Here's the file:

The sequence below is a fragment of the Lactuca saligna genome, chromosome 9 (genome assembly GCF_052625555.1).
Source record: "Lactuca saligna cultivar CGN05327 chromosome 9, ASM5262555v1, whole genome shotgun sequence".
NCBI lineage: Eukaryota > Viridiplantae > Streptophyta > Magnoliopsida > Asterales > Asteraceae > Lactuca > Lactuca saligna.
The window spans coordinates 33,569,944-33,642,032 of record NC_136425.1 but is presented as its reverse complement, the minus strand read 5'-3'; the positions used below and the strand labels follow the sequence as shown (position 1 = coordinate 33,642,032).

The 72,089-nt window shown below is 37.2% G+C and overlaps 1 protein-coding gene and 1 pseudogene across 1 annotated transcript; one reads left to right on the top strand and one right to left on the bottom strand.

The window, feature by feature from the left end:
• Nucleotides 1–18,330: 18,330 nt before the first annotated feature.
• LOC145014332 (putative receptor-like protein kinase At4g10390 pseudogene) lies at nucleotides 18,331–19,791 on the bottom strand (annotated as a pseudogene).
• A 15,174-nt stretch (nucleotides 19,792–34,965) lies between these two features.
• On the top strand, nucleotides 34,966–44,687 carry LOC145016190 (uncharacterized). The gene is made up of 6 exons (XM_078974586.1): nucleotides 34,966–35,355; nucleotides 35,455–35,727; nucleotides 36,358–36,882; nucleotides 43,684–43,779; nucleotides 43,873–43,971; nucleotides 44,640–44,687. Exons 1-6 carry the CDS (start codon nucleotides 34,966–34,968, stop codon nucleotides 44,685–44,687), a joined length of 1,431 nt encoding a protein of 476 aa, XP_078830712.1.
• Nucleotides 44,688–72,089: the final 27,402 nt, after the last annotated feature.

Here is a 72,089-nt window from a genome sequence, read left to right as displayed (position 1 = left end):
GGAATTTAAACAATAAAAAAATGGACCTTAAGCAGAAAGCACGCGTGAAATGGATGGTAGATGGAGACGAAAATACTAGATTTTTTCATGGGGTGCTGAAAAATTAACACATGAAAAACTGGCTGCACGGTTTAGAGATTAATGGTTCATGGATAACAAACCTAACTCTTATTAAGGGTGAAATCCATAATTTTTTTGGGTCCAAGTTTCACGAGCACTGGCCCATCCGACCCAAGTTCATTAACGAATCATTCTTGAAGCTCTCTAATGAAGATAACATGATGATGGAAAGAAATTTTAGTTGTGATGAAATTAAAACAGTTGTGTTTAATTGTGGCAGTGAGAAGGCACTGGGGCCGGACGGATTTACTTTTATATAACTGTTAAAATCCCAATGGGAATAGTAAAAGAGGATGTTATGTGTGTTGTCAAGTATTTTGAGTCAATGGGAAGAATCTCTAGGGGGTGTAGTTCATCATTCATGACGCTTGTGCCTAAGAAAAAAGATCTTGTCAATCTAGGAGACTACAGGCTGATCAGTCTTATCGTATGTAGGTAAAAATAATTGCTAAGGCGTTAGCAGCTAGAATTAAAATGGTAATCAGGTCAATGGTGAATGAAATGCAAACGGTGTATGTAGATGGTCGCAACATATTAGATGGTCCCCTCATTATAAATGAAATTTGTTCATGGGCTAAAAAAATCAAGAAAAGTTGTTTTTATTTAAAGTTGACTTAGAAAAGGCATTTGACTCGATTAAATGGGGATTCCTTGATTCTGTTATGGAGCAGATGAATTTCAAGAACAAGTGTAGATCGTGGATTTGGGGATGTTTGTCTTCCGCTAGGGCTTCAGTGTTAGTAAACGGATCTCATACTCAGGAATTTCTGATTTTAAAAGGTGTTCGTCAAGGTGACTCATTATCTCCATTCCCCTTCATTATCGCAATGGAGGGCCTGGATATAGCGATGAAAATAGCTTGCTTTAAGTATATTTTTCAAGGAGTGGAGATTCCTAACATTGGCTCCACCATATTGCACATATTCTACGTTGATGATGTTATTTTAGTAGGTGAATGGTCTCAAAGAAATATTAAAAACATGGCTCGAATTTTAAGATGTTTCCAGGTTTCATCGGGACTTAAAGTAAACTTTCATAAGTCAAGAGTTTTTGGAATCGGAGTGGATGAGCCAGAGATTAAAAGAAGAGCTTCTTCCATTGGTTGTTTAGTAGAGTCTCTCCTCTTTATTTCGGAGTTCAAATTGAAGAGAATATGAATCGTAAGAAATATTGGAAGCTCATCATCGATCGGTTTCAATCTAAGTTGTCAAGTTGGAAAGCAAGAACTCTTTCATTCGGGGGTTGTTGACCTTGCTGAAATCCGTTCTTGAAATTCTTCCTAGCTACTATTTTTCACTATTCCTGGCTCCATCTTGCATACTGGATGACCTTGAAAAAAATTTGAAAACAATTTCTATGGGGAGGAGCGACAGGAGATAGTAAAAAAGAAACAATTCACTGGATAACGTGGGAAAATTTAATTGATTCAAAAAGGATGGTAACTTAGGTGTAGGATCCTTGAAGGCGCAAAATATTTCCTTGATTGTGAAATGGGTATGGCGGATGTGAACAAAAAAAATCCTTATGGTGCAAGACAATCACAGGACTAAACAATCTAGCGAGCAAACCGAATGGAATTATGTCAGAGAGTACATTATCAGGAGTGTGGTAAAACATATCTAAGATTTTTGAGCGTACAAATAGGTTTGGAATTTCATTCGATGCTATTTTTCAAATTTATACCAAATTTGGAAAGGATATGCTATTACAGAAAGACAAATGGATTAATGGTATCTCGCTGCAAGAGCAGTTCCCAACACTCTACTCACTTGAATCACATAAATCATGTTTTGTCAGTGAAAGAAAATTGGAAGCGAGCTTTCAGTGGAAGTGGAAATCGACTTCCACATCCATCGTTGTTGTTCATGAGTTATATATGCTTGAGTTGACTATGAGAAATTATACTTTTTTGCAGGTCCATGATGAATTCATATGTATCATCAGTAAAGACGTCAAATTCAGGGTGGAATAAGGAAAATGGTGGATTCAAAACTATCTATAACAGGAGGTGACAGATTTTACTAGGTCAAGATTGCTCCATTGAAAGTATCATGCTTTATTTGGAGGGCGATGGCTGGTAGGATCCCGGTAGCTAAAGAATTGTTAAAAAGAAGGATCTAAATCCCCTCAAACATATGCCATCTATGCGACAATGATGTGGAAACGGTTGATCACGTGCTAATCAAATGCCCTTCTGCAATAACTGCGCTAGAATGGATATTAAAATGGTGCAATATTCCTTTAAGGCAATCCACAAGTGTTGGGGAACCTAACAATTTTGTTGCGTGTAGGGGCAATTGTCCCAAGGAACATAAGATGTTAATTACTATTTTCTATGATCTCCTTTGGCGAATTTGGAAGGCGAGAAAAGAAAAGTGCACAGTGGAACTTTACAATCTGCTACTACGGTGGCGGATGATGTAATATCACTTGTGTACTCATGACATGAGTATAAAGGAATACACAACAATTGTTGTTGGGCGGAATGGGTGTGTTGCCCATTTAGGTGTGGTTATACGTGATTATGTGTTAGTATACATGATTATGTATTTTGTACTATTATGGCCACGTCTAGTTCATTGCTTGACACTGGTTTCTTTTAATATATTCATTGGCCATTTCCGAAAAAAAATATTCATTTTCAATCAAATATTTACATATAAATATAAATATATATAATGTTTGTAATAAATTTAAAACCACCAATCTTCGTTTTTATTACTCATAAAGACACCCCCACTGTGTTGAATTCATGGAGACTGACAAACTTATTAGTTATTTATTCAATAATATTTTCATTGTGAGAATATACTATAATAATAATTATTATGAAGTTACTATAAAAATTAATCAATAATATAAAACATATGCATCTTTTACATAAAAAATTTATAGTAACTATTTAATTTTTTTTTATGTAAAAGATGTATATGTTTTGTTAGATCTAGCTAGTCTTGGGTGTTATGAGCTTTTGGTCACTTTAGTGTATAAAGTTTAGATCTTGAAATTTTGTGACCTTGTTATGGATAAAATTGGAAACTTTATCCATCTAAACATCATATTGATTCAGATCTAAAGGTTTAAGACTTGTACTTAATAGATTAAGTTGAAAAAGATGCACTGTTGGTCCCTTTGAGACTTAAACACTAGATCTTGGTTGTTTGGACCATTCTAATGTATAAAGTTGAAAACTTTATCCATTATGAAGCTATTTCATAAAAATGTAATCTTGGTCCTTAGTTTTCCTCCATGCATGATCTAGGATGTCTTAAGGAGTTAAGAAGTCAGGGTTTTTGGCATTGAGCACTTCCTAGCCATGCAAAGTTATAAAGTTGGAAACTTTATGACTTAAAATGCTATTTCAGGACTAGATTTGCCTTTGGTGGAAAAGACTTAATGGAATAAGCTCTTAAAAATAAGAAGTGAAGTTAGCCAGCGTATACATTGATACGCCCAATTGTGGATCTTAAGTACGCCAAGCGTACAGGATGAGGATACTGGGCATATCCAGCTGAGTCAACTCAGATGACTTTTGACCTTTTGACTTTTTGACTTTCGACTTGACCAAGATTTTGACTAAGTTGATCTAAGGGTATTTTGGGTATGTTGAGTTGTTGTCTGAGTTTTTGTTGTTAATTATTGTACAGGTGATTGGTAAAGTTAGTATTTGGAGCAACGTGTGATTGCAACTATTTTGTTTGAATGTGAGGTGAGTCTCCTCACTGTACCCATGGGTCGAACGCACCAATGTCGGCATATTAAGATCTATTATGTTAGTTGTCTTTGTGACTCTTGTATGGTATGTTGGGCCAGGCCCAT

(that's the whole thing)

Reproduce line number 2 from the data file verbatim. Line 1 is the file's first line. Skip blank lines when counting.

Source record: "Lactuca saligna cultivar CGN05327 chromosome 9, ASM5262555v1, whole genome shotgun sequence".